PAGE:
I've used it many times for home & semi-professional use. Has worked perfectly since the first time I tried it. I've used it both with & without the meringue powder. I also use it under fondant on my cakes. I have never used the butter flavoring it calls for. Yummy.



    Buttercream Icing Recipe I

    This icing is used for icing cakes and cookies as well as for borders and art work on cakes. It also makes a good tasting filling between layers of the cake and under a Fondant Icing.

    You can make roses, but the drying time is 3 or more days depending on the humidity.

    2 sticks (1 cup) butter, room temperature
    2 cups Crisco shortening
    1/2 teaspoon salt
    1 teaspoon butter flavoring (Wilton’s makes the best flavored version)
    1 teaspoon pure vanilla extract (I use Wilton’s Clear Vanilla)
    1/2 teaspoon almond extract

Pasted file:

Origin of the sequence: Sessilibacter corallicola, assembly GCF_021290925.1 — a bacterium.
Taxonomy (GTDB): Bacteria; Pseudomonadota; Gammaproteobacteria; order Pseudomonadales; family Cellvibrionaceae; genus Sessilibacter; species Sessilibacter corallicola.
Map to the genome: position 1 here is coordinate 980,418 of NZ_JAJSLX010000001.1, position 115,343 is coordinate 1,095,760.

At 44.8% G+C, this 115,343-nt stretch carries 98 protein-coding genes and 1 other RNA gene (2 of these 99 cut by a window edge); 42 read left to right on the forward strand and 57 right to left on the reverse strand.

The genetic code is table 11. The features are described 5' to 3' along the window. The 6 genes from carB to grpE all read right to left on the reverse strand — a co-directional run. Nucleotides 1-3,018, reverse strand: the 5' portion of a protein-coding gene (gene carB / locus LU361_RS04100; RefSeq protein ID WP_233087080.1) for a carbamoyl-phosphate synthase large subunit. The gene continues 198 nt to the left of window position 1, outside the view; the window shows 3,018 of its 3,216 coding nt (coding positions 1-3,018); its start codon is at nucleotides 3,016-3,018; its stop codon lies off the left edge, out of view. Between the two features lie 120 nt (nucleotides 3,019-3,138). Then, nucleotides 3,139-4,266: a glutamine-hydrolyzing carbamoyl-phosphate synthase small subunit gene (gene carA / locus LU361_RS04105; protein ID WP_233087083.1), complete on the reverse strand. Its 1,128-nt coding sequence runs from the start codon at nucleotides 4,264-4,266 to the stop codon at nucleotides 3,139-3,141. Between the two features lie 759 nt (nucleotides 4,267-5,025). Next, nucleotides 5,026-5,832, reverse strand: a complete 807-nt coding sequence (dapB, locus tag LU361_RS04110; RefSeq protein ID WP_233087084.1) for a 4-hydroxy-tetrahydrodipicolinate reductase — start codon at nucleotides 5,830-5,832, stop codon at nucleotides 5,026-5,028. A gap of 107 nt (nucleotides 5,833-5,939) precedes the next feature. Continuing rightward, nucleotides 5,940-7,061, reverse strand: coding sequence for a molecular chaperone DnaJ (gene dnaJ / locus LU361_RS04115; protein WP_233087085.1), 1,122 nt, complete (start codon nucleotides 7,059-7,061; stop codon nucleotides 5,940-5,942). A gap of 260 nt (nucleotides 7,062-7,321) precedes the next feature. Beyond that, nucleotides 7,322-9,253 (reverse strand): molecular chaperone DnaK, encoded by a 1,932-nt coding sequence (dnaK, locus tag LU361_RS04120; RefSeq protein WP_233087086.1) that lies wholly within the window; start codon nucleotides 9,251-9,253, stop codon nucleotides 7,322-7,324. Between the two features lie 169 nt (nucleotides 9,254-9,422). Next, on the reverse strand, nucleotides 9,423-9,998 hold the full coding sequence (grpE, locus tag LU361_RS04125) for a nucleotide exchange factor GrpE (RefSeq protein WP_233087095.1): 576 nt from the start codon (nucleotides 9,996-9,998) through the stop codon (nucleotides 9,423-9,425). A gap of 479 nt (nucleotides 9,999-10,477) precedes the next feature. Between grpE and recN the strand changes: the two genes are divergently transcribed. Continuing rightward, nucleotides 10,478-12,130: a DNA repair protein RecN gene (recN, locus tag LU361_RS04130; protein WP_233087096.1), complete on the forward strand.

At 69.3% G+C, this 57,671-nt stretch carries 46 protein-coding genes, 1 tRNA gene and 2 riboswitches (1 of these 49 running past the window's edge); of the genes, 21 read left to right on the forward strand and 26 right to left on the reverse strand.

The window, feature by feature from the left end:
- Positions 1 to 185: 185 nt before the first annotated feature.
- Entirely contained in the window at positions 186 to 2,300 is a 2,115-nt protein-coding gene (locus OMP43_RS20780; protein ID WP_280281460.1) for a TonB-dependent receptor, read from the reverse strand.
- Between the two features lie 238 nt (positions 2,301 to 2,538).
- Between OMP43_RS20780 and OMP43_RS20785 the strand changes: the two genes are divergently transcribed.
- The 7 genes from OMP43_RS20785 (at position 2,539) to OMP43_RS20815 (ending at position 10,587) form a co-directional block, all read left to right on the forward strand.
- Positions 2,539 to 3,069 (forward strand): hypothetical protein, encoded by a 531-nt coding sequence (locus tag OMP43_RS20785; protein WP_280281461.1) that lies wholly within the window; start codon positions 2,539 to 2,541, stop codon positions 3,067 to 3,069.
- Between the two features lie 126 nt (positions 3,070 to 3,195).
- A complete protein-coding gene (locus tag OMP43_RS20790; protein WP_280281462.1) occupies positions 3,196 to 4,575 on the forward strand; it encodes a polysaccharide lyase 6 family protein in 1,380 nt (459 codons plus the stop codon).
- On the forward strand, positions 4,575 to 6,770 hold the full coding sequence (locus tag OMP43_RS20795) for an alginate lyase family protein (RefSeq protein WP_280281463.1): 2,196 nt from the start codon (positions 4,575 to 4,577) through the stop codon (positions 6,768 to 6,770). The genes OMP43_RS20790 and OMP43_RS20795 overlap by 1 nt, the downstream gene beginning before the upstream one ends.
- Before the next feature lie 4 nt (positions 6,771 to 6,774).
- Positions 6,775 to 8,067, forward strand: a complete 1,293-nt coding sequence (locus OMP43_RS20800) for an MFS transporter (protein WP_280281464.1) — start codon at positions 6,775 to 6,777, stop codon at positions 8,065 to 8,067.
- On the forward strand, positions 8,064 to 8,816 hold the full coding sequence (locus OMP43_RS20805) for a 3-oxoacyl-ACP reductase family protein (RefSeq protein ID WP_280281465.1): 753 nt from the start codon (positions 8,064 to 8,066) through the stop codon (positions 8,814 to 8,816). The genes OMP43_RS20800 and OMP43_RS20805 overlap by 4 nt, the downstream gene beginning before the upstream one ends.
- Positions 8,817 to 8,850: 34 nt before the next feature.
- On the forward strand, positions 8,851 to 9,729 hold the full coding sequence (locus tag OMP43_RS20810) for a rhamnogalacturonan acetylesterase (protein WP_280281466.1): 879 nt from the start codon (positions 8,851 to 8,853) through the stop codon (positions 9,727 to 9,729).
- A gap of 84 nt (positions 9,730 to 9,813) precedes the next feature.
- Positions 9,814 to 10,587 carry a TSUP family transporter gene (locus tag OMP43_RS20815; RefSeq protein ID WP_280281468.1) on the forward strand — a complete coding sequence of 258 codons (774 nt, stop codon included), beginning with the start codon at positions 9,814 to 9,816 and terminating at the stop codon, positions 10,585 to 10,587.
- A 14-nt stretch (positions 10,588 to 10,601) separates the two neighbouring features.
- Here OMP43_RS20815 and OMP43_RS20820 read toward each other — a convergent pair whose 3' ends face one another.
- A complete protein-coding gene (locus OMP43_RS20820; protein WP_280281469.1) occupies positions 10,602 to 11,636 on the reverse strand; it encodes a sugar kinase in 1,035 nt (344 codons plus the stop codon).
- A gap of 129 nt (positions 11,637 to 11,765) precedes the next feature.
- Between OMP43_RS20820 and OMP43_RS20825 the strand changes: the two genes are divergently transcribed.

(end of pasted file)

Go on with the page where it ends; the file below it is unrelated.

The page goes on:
2 pounds powdered (confectioners') cane sugar, divided*
    1 tablespoon meringue powder (optional but the texture will be smoother)**
    Water or milk as necessary (I usually add about 2 tablespoons but you may need more or less depending on the humidity in your neighborhood)

    * 2 pounds unsifted powdered sugar = about 8 to 9 cups.

    ** You can purchase meringue powder at your local grocery store under the brand name of Just Whites.

    In the electric mixer, combine butter, Crisco shortening, and salt together to incorporate, about 5 minutes on low.

    Add butter, vanilla extract, and almond extract. Mix together well. Add about 1 pound (4 to 4 1/2 cups) powdered sugar and the meringue powder; mix until incorporated.

    Add the remaining powdered sugar, 1/2 cup of powdered sugar at a time, and mix until you get the consistency you want. You may not need to use all the powdered sugar.

    Add a little water or milk, a teaspoon at a time, if necessary to thin the frosting. Blend well on low for several minutes.

    Use immediately or cover and refrigerate. NOTE: Buttercream Icing will last for weeks as long as it is well sealed.

    Makes about 3 1/2 pounds of Buttercream Icing.